PSY322 is an undergraduate level course required for psychology majors at UH Hilo. The course’s goal is to provide students with an understanding of the breadth of social psychology and its various applications to everyday life including interpersonal relations, social attitudes, group dynamics, intergroup relations, and class and cultural influences.
“Social psychology is a course that I love teaching because of its relevance to students’ everyday lives,” says Nagurney, who also teaches statistics and research methods.
When he taught PSY322 online for the first time in the summer of 2014, he noticed that his students’ level of engagement in the online discussions, which served as an important assessment tool, was less than ideal. Smith, an instructional designer with research interests in game-based learning, collaborated with Nagurney to combine elements of social psychology with game-based instructional activities to create a more engaging and collaborative course design.
The newly designed course was initially field tested in the summer of 2015 with 12 students. Survey data were compiled and revisions made to improve the online course’s effectiveness. The course was then offered again in the fall of 2015 with 38 students who were surveyed once again to confirm earlier results. Comparisons of the new and previous designs of PSY322 showed a drastic increase in the frequency (+143 percent) and quality of student interaction.
“Patrick and I were thrilled to see that the innovations we utilized in the course had such a strong impact on student engagement,” says Nagurney.
Laulima, the delivery platform for PSY322, is a software program powered by Sakai and used by the entire University of Hawaiʻi System for online course management and interdepartmental communication. The PSY322 course is designed using the Lessons tool (or Lessons Builder) as the chief delivery format for content. Within Lessons, the instructor can organize text content, video lectures, assignments, tests and quizzes in a centralized location.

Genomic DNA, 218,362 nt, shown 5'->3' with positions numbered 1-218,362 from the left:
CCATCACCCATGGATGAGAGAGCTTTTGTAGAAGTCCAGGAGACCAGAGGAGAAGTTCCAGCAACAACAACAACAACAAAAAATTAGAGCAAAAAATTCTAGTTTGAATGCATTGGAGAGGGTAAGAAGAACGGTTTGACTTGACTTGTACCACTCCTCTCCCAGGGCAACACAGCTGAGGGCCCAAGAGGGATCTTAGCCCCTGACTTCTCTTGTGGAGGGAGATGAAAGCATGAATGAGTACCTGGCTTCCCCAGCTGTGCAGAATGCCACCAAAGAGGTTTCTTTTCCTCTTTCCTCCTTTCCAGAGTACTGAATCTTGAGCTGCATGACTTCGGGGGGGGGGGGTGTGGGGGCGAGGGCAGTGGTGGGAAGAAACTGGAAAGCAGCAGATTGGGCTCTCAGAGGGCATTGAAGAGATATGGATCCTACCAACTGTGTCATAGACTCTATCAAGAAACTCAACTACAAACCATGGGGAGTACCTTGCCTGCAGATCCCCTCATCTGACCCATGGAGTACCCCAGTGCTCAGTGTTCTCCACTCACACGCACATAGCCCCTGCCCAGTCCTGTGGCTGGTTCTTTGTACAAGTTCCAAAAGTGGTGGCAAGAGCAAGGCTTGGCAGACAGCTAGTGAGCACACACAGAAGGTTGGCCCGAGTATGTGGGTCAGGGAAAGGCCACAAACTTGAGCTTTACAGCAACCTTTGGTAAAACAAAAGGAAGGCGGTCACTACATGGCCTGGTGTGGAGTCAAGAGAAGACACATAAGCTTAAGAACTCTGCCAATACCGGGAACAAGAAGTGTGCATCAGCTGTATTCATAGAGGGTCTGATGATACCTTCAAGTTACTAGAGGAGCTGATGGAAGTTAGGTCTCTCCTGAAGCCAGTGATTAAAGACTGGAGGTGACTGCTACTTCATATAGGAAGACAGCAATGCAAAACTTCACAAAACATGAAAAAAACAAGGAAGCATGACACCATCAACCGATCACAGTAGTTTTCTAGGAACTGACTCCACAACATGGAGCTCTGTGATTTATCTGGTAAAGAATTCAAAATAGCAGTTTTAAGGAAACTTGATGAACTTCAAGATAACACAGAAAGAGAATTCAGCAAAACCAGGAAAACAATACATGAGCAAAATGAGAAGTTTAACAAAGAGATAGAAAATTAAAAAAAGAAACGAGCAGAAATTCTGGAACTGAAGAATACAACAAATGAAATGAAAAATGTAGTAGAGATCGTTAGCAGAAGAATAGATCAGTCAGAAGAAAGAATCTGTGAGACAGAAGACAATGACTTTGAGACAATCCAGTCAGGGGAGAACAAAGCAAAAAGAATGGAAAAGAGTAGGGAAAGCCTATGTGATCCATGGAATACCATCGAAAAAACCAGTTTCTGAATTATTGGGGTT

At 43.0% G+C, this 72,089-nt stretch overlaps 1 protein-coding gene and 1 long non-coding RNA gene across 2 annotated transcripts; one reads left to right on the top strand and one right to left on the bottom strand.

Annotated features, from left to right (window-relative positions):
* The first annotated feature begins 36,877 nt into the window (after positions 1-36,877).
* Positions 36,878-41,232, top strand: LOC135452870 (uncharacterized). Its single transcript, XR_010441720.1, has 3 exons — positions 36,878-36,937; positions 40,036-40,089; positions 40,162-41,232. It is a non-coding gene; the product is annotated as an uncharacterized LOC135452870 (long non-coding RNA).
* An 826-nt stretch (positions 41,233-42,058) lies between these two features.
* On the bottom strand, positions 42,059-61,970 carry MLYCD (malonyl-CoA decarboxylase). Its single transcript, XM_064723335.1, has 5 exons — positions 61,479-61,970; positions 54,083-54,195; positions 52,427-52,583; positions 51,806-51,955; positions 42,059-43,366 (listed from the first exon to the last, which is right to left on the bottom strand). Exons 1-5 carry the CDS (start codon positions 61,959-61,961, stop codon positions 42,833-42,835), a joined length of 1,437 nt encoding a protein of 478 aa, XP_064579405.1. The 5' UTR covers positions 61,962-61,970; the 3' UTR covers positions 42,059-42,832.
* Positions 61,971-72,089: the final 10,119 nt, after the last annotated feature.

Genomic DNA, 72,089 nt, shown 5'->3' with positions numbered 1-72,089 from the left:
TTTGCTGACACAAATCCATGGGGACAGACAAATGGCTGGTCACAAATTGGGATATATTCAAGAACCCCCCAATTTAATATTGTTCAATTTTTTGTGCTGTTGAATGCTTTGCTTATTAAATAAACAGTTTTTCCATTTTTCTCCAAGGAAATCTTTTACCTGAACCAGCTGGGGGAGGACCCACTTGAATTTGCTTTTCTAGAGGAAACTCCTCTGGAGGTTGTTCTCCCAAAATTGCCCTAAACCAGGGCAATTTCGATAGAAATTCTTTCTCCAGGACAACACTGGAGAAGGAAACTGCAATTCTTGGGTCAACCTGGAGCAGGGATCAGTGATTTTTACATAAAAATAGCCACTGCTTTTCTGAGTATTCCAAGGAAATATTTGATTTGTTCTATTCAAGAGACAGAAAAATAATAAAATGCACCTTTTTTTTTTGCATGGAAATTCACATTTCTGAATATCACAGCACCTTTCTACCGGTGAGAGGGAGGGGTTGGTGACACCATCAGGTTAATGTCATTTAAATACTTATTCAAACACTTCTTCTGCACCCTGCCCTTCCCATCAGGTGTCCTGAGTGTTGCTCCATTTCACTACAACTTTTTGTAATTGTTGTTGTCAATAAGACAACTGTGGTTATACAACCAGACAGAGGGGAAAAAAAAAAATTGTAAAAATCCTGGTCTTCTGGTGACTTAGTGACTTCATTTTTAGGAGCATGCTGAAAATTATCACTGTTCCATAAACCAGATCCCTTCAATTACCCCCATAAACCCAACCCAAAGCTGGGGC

There also are student pages that allow teams to embed media and present final projects to classmates.
The ATLAS award nomination notes that forums play an invaluable role as a vehicle for student-to-student and student-to-instructor engagement. Students can discuss collaboratively, and sometimes competitively, within teams that are managed using the groups function.
Web content also is used to deliver an innovative progress tracking system, complete with digital badges that appear when students reach specified levels of achievement.
Other components that enrich the online course are sound instructional designs that increase levels of student engagement, measurable learning objectives to ensure students’ mastery of the material, student autonomy, a clear progression system, and a focus on fostering intrinsic motivation within students.
Open Apereo conference
Recipients of the ATLAS teaching awards will be center stage at this month’s Open Apereo conference, to be held May 22-25 at the New York University Washington Square Campus. Nagurney and Smith will be attending to receive their award and present a session on how the PSY322 course was taught.
About the writer of this story: Susan Enright is a public information specialist for the Office of the Chancellor and editor of UH Hilo Stories. She received her bachelor of arts in English and certificate in women’s studies from UH Hilo.